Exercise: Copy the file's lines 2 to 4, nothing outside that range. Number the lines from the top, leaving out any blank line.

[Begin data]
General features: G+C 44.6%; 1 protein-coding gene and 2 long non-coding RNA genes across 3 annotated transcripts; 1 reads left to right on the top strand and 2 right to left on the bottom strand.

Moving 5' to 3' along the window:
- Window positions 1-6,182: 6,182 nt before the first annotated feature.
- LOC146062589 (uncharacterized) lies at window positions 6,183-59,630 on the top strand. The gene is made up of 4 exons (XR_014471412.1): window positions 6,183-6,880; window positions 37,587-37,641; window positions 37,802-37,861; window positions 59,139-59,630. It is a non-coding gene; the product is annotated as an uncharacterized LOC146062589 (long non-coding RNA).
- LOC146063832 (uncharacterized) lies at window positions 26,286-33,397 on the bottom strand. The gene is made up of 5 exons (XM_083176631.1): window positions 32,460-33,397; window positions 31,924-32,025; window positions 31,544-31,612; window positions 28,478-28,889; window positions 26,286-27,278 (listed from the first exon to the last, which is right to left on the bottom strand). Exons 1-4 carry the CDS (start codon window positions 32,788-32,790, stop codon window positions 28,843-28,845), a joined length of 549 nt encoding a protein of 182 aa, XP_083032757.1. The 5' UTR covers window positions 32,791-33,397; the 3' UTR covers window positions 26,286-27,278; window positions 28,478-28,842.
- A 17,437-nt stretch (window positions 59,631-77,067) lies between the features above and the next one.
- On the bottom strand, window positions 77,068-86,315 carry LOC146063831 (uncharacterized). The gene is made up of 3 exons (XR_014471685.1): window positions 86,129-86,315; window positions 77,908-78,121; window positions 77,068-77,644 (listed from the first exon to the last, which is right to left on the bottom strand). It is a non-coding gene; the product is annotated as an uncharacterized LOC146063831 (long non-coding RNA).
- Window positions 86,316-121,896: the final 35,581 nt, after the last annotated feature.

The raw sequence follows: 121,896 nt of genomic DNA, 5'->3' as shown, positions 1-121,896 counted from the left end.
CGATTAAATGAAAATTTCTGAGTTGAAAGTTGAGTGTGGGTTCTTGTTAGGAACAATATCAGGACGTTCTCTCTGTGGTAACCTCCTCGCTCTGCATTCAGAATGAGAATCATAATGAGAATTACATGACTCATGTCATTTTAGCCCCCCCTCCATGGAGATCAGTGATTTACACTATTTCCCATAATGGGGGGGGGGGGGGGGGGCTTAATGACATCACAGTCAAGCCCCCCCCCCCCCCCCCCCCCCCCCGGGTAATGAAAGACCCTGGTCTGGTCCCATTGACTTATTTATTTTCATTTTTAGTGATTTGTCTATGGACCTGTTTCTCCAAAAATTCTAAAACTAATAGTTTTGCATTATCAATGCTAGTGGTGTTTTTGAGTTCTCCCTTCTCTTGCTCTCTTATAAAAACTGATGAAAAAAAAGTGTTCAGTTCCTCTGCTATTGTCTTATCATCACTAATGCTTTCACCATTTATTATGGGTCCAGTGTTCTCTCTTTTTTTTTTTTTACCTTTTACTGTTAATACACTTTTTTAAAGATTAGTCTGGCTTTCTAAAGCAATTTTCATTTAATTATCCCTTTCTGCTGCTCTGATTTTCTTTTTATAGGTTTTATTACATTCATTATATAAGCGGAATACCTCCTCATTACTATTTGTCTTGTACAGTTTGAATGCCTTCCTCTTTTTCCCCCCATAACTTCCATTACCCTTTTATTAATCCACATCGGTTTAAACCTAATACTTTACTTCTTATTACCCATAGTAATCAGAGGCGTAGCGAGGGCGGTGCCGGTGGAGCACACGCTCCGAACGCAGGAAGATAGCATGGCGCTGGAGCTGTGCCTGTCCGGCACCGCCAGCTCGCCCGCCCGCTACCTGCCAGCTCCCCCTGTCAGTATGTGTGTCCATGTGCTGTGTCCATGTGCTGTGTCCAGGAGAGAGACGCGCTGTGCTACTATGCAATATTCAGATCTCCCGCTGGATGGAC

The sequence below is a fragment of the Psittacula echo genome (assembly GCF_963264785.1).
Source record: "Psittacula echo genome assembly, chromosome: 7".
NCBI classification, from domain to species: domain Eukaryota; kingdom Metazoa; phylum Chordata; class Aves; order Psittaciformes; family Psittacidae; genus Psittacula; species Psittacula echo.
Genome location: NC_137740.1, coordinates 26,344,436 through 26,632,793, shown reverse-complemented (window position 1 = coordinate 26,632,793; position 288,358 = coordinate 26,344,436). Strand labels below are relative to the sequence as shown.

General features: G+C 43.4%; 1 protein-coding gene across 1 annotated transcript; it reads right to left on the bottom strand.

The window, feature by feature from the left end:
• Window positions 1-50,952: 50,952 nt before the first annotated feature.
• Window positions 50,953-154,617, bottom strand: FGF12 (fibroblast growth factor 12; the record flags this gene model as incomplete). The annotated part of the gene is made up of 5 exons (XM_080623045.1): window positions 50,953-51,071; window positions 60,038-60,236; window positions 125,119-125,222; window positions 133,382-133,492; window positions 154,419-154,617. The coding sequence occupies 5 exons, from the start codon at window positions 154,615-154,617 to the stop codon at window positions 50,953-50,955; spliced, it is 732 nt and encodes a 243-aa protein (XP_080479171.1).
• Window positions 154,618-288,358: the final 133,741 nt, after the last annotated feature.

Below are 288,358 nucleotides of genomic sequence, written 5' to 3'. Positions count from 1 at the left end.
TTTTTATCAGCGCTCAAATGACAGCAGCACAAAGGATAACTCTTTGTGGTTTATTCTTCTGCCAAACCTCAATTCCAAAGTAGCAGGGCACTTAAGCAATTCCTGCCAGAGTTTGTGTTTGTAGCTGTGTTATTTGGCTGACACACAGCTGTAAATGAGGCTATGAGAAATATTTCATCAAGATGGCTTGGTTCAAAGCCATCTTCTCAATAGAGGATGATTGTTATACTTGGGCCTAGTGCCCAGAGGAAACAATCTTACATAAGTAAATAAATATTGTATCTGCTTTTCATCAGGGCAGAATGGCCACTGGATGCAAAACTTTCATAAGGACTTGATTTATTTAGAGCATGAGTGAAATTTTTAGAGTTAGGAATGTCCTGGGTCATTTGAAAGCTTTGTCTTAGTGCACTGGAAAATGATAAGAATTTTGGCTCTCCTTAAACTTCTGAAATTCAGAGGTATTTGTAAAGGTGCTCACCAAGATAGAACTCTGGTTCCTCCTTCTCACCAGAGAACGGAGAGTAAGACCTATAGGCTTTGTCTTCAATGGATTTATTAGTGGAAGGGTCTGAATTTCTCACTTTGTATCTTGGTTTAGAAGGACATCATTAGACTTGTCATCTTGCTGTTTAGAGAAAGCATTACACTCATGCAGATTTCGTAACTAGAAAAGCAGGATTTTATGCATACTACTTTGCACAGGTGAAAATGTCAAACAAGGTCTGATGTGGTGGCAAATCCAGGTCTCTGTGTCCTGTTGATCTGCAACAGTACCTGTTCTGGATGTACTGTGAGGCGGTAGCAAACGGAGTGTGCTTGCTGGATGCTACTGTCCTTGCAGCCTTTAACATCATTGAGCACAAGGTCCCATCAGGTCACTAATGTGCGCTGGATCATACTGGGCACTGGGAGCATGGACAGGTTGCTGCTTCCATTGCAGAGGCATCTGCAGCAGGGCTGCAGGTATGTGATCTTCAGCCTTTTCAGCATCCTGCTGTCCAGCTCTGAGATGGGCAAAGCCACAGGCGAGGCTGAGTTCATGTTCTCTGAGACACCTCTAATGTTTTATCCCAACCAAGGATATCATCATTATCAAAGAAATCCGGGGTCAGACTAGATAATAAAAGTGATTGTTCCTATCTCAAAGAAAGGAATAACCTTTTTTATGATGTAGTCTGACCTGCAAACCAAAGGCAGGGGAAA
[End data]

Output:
Moving 5' to 3' along the window:
- Window positions 1-6,182: 6,182 nt before the first annotated feature.
- LOC146062589 (uncharacterized) lies at window positions 6,183-59,630 on the top strand. The gene is made up of 4 exons (XR_014471412.1): window positions 6,183-6,880; window positions 37,587-37,641; window positions 37,802-37,861; window positions 59,139-59,630. It is a non-coding gene; the product is annotated as an uncharacterized LOC146062589 (long non-coding RNA).